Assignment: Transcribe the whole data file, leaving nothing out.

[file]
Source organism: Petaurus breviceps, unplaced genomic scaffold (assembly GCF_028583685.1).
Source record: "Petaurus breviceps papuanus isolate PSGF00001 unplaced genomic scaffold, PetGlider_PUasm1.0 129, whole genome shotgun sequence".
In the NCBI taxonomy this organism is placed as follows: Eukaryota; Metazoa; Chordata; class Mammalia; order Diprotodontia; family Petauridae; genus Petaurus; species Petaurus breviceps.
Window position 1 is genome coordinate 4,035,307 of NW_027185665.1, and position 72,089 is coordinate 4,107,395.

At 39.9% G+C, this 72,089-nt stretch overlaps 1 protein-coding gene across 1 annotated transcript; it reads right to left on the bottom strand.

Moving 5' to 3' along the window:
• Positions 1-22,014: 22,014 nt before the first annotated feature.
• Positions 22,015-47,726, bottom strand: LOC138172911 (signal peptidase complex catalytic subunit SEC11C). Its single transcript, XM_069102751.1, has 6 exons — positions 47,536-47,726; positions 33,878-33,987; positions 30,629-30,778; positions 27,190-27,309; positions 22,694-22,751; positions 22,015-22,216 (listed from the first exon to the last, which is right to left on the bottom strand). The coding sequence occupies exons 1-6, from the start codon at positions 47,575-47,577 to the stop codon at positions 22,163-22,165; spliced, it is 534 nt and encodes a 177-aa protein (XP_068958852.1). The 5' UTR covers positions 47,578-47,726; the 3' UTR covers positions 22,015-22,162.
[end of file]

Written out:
Source organism: Petaurus breviceps, unplaced genomic scaffold (assembly GCF_028583685.1).
Source record: "Petaurus breviceps papuanus isolate PSGF00001 unplaced genomic scaffold, PetGlider_PUasm1.0 129, whole genome shotgun sequence".
In the NCBI taxonomy this organism is placed as follows: Eukaryota; Metazoa; Chordata; class Mammalia; order Diprotodontia; family Petauridae; genus Petaurus; species Petaurus breviceps.
Window position 1 is genome coordinate 4,035,307 of NW_027185665.1, and position 72,089 is coordinate 4,107,395.

At 39.9% G+C, this 72,089-nt stretch overlaps 1 protein-coding gene across 1 annotated transcript; it reads right to left on the bottom strand.

Moving 5' to 3' along the window:
• Positions 1-22,014: 22,014 nt before the first annotated feature.
• Positions 22,015-47,726, bottom strand: LOC138172911 (signal peptidase complex catalytic subunit SEC11C). Its single transcript, XM_069102751.1, has 6 exons — positions 47,536-47,726; positions 33,878-33,987; positions 30,629-30,778; positions 27,190-27,309; positions 22,694-22,751; positions 22,015-22,216 (listed from the first exon to the last, which is right to left on the bottom strand). The coding sequence occupies exons 1-6, from the start codon at positions 47,575-47,577 to the stop codon at positions 22,163-22,165; spliced, it is 534 nt and encodes a 177-aa protein (XP_068958852.1). The 5' UTR covers positions 47,578-47,726; the 3' UTR covers positions 22,015-22,162.